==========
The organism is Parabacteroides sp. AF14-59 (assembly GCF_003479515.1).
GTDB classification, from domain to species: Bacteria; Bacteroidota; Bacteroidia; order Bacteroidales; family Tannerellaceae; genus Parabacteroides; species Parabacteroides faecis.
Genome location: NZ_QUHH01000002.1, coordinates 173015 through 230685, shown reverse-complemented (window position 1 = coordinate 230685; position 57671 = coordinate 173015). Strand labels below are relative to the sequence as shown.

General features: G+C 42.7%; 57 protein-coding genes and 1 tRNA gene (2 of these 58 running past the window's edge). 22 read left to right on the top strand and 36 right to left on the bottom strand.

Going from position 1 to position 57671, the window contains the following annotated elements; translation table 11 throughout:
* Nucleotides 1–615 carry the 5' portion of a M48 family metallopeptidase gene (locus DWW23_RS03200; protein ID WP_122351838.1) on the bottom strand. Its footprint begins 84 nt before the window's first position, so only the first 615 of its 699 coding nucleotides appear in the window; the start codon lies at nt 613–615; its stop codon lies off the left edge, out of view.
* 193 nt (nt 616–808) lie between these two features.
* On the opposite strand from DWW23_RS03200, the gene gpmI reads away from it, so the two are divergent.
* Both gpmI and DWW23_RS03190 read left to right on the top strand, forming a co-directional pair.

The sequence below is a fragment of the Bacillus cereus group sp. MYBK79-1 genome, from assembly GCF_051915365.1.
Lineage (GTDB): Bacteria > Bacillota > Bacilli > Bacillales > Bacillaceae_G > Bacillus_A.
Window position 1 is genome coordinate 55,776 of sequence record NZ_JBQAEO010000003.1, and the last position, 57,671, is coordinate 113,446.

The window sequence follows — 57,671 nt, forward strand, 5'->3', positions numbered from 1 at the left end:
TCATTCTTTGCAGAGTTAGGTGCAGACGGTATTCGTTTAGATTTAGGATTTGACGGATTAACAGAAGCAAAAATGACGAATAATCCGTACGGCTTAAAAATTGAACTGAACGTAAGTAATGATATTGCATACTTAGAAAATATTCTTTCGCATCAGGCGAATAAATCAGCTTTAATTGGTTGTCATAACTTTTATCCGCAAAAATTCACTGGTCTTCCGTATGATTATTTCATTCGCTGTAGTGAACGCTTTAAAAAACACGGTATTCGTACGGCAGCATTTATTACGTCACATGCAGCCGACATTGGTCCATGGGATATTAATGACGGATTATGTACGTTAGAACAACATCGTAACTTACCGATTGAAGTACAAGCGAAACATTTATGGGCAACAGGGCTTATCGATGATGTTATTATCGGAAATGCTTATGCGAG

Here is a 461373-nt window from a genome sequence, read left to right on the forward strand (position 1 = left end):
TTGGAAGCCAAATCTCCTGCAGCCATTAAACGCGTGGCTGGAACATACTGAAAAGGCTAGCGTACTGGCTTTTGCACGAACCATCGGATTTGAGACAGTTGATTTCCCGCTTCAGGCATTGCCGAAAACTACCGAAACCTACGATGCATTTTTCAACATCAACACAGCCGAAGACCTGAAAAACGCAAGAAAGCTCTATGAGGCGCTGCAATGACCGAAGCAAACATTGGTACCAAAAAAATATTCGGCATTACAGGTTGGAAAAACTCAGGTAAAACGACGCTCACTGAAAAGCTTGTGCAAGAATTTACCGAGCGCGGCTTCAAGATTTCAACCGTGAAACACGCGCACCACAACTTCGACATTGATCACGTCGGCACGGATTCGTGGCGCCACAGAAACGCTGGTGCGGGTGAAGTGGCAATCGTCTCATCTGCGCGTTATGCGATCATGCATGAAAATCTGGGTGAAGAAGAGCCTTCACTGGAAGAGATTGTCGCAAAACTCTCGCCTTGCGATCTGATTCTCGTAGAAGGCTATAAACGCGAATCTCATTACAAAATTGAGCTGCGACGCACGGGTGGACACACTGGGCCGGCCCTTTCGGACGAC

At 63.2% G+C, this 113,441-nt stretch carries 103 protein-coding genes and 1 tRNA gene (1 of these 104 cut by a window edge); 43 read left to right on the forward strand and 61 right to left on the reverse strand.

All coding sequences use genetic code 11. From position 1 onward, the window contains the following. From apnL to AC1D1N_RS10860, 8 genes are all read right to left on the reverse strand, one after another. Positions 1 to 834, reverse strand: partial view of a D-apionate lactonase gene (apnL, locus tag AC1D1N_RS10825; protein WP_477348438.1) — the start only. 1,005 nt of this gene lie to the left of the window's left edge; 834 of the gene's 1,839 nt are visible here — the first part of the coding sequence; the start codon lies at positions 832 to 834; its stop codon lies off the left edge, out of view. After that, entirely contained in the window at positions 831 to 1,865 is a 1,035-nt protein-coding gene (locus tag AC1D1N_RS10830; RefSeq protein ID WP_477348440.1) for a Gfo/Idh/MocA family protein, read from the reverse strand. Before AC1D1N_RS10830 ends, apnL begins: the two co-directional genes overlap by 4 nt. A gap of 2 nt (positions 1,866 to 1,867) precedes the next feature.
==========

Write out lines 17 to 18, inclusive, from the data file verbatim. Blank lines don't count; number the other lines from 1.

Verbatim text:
At 63.2% G+C, this 113,441-nt stretch carries 103 protein-coding genes and 1 tRNA gene (1 of these 104 cut by a window edge); 43 read left to right on the forward strand and 61 right to left on the reverse strand.

All coding sequences use genetic code 11. From position 1 onward, the window contains the following. From apnL to AC1D1N_RS10860, 8 genes are all read right to left on the reverse strand, one after another. Positions 1 to 834, reverse strand: partial view of a D-apionate lactonase gene (apnL, locus tag AC1D1N_RS10825; protein WP_477348438.1) — the start only. 1,005 nt of this gene lie to the left of the window's left edge; 834 of the gene's 1,839 nt are visible here — the first part of the coding sequence; the start codon lies at positions 832 to 834; its stop codon lies off the left edge, out of view. After that, entirely contained in the window at positions 831 to 1,865 is a 1,035-nt protein-coding gene (locus tag AC1D1N_RS10830; RefSeq protein ID WP_477348440.1) for a Gfo/Idh/MocA family protein, read from the reverse strand. Before AC1D1N_RS10830 ends, apnL begins: the two co-directional genes overlap by 4 nt. A gap of 2 nt (positions 1,866 to 1,867) precedes the next feature.